January 23, 2018
I have enjoyed hobbyist electronics since I was a child, starting off with the venerable Dick Smith Funway kits, and progressing onto simple designs of my own. (I really must finish that door timer; it’s been sitting in pieces in a bag since we moved house two years ago).
Anyhow, since having children of my own, I’ve tried several different approaches to introducing them to electronics. The Funway kits are no more, the Short Circuits kits from Jaycar are awful (assembled on springs that are bloody fiddly for adults), and modern breadboards are inscrutable to children (conductors hidden away inside).
To my delight, though, I have discovered a new range of kits that is perfect for young children, the 698-in-1 Snap-On Electronics Kit:
It really is as easy to use as it looks. Components are colour-coded, numbered and where appropriate have electronic symbols and voltage ratings silk-screened on them. The whole thing is held together with poppers, like those you find on kids clothes!
The book itself has colored diagrams to assist with easy assembly. My eldest (five and a half years old) was able to pick up the book and assemble a kit without assistance. No fiddling with screws or springs, and no frustration when things didn’t work out as intended.
Finally, it’s really obvious how the circuit is connected, just by looking - something that isn’t always true even of spring or screw based systems. He intuitively worked out how to open the circuit to stop the noise, just by disconnecting one of the conductors.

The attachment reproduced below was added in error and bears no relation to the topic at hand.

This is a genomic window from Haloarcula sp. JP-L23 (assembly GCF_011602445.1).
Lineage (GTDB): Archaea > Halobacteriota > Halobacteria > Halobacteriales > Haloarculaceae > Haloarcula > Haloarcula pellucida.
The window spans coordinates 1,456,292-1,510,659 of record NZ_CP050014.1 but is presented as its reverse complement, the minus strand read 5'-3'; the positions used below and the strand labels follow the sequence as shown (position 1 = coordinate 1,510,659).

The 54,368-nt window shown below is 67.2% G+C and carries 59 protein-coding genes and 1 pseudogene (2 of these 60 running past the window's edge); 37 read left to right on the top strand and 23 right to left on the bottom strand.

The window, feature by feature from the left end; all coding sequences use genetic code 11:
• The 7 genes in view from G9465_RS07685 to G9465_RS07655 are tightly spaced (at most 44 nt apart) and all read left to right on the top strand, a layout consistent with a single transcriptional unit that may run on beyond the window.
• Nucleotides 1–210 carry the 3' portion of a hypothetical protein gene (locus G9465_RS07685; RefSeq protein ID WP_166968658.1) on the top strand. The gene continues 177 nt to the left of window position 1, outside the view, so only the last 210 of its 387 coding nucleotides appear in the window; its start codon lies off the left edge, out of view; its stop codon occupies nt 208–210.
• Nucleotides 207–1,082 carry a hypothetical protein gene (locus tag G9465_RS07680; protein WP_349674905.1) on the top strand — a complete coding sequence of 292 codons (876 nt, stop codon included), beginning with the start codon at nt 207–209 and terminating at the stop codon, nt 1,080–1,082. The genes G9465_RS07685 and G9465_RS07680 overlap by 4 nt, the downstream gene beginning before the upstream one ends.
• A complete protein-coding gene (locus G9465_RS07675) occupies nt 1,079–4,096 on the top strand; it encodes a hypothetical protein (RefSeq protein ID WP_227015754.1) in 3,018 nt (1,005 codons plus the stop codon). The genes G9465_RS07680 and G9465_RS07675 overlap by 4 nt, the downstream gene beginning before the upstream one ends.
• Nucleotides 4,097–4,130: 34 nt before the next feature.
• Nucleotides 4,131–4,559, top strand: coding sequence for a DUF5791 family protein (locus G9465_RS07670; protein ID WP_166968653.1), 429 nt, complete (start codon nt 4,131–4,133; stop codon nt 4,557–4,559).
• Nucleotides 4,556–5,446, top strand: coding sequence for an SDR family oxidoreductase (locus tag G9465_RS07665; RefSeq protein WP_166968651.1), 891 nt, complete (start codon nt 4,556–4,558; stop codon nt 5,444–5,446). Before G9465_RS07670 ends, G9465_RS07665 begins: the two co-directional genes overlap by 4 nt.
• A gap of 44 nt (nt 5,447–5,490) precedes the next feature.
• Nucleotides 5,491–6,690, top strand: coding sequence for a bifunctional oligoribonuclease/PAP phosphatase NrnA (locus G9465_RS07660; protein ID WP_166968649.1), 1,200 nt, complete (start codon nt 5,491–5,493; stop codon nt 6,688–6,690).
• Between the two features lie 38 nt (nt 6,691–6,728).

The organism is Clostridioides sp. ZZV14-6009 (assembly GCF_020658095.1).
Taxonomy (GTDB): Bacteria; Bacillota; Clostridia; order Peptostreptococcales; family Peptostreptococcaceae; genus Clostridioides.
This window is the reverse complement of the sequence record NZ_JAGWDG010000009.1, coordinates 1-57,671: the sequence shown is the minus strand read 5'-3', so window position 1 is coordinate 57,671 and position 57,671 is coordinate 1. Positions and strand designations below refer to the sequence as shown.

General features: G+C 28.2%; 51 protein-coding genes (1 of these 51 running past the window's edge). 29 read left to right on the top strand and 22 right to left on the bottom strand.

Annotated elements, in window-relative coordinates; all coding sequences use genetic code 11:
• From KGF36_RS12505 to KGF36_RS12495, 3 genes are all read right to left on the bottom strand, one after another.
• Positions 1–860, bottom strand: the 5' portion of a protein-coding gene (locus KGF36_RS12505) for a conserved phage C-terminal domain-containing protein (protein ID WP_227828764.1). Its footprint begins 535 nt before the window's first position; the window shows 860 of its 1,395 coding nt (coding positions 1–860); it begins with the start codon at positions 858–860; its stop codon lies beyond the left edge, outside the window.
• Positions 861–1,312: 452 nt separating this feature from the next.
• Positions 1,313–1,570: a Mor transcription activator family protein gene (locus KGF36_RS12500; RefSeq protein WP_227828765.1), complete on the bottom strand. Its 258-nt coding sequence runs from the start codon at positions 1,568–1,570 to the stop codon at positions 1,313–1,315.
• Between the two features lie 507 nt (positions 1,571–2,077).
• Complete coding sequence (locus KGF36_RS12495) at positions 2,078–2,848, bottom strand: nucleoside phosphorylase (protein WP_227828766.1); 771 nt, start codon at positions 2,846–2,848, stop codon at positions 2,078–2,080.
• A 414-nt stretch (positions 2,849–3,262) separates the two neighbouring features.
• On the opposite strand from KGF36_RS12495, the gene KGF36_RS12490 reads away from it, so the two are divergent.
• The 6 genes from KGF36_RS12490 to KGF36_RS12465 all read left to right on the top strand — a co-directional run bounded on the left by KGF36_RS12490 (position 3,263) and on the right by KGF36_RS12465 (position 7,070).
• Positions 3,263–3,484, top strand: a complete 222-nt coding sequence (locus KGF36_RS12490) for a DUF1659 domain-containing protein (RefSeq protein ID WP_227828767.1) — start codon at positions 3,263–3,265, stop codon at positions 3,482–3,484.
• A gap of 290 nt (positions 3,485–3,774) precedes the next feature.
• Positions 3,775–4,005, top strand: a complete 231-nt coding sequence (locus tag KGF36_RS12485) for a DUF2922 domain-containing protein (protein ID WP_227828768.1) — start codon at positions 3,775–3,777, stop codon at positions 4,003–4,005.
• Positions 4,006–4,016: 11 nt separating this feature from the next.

That led to a conversation about open and closed circuits, and finally to him wandering around the room connecting things to a simple LED circuit to see if they conducted electricity well or not.
I’ve never seen him this excited about anything electronics-related before. It is really heart-warming to see him getting into something I loved as a child, too.
That said, there are a few cons to the kit.
Firstly, the description “698-in-1” is a bit of a stretch; many of the projects are slight changes to others. But there really are at least 698 functioning projects you can build with this kit, even if many are similar.
Secondly, the supplied instruction book is very light on theory. I’m 100% okay with this for younger kids - the point is to get them excited, help them realise they can build things from their imagination, and show them the basic principles. Older kids might benefit from a theory book as well.
Thirdly, the English in the book is a bit patchy in places. Not wrong, that I’ve seen, but in places it’s not idiomatic.
All in tall though, I can’t praise this kit enough, especially at the price (AUD69.95). Very highly recommended.